The male sling is a relatively new and very promising treatment for male stress incontinence, offering a less invasive option than the artificial urinary sphincter.
For many years, the only established treatment for severe male stress incontinence was the Artificial Urinary Sphincter (AUS).
Very recently, a new treatment called the male sling has become available, based on the same technology and principles as the TVT or transvaginal tape used to treat female incontinence. The male sling is a less invasive treatment than AUS and early results show the male sling is very effective for patients with mild to moderate incontinence. Harley Street Urology is leading the world’s first comparative study of male incontinence treatments.
Is this the right treatment for me?
The male sling is a treatment for mild to moderate stress incontinence. In these conditions, the sphincter control mechanism around the urethra is insufficient to hold back the urine even with minimal activity, such as changing from a sitting to a standing position. In some cases the leakage is so severe that patients are constantly wet at rest and in bed.
The most common causes of this degree of leakage are radical prostatectomy or radiotherapy for prostate cancer, and a TURP procedure for an enlarged prostate. For a small number of patients, the spinchter mechanism is damaged during surgery. People who have had congenital abnormalities, spinal cord injury or urethral reconstruction following pelvic fractures may also have intrinsic dysfunction of the sphincter, resulting in severe stress incontinence.
If you have significant incontinence six months to one year after prostatectomy, an artificial urinary sphincter or a male sling may be considered. The choice of device depends on the degree of incontinence. Male slings are useful for mild to moderate degrees of incontinence, whilst the AUS is very effective for severe incontinence. Your specialist will organise urodynamic investigation and will be able to advise you based on the results of these tests.
What is the male sling made of?
The male sling is made from polypropylene mesh similar to that used in Tension-free Vaginal Tape (TVT).
How is the male sling fitted?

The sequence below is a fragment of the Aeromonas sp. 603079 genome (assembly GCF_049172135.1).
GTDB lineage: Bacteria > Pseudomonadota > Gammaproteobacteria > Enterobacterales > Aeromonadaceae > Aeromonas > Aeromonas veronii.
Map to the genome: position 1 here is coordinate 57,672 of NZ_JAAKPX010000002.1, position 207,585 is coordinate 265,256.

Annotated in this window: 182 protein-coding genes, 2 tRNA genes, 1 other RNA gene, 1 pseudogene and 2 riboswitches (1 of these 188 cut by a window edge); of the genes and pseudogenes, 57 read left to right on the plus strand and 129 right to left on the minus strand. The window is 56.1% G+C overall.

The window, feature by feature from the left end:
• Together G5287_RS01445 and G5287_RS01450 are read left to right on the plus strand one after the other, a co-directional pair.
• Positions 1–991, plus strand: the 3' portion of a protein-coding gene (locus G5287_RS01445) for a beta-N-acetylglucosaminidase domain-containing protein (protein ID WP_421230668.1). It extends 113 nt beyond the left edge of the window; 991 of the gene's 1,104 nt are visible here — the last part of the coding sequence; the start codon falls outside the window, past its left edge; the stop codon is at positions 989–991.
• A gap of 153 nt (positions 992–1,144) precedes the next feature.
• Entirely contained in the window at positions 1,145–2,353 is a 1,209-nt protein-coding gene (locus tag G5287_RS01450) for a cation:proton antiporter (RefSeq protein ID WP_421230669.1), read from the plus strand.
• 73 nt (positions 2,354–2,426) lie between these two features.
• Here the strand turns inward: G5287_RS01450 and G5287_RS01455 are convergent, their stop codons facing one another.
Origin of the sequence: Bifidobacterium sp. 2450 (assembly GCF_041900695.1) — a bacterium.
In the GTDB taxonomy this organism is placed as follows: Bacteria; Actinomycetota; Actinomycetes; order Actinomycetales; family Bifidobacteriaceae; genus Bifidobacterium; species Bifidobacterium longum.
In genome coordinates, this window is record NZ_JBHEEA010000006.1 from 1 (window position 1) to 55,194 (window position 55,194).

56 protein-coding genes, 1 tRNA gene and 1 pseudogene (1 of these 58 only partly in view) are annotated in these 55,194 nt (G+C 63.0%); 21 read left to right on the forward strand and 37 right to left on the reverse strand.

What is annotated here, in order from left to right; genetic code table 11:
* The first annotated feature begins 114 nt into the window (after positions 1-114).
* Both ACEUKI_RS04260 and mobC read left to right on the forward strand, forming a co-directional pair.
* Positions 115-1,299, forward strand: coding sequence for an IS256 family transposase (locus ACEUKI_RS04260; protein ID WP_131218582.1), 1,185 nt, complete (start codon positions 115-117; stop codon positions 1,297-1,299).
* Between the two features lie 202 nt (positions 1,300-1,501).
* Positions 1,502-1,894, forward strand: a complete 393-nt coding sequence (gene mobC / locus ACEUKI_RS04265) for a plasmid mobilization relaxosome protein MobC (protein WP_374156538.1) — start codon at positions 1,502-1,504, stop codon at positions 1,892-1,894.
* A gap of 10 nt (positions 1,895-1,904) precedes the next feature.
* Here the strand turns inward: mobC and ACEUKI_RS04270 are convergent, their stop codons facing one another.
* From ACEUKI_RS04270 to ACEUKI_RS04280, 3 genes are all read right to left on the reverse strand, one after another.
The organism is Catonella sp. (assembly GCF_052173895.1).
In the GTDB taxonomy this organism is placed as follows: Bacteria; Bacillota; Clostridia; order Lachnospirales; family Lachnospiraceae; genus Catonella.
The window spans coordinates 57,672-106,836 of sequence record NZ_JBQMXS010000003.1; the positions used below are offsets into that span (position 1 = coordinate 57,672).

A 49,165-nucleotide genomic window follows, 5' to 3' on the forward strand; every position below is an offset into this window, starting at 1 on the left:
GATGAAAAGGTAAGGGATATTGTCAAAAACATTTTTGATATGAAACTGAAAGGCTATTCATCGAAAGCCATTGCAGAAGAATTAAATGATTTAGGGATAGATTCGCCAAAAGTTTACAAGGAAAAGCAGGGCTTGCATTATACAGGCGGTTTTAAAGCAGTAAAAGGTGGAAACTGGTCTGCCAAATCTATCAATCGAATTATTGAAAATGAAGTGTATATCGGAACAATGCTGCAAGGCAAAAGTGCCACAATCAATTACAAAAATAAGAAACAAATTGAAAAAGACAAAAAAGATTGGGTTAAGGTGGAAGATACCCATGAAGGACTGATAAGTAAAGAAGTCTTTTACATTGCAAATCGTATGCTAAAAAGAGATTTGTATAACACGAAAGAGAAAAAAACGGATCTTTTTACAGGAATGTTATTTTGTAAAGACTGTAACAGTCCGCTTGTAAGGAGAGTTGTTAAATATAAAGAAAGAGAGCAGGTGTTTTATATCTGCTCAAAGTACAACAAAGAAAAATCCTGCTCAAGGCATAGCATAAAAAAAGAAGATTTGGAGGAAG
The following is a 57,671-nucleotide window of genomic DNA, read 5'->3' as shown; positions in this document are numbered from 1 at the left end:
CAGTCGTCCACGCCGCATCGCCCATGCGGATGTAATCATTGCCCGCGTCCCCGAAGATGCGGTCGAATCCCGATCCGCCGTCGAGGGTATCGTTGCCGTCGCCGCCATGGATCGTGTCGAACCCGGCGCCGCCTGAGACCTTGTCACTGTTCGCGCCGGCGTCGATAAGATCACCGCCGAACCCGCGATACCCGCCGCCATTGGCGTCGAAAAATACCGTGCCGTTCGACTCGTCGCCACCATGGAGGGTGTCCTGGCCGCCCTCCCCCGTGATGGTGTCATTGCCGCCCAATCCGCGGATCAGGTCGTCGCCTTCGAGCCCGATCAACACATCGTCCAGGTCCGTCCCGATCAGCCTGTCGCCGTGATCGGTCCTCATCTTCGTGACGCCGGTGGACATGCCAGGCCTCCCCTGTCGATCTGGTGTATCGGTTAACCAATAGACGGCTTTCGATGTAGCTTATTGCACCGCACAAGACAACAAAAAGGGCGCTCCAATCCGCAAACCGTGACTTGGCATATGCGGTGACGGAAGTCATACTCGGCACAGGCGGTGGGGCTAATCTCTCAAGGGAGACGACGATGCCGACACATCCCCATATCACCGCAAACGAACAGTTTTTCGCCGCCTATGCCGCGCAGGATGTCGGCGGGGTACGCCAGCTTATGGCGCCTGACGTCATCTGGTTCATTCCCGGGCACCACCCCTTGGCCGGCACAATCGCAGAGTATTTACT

The male sling is implanted during an operation, which takes place under general anaesthetic. The device is passed underneath the urethra through a single, small incision in the perineal.
How does the male sling work?
The male sling repositions the curved (bulbar) part of the male urethra, to give more urethral resistance and prevent urinary leakage during times of higher abdominal pressure eg when coughing or exercising. The sling has no moving parts and is active once fitted.
“My advice to anyone else out there suffering with incontinence would be to recommend the male sling. It is a procedure which simply does the job it is designed for.”
Paul Deacon, male sling patient
Read Paul's account of his male sling treatment for stress incontinence
How effective is the male sling?
Male slings are a new treatment. Early data has been reported for 6 and 12 months in small numbers of patients. For patients with mild to modest leakage, the slings seem to allow significant or complete improvements in two thirds of patients.
Are there any complications and problems with the male sling?
The placement of a male sling does not prevent future placement of an AUS. For those in whom a male sling is insufficient, an AUS can still be considered. Male slings also risk infection and erosion. The long term risk of this has yet to be documented.
▸ Read more about Harley Street Urology's step-by-step incontinence treatment approach.
▸ Find out more about the Artificial Urinary Sphincter (AUS)
▸ Read a patient's account of the male sling treatment for stress incontinence
▸ Please contact us if you would like to find out more about having a male sling fitted as a treatment for male stress incontinence.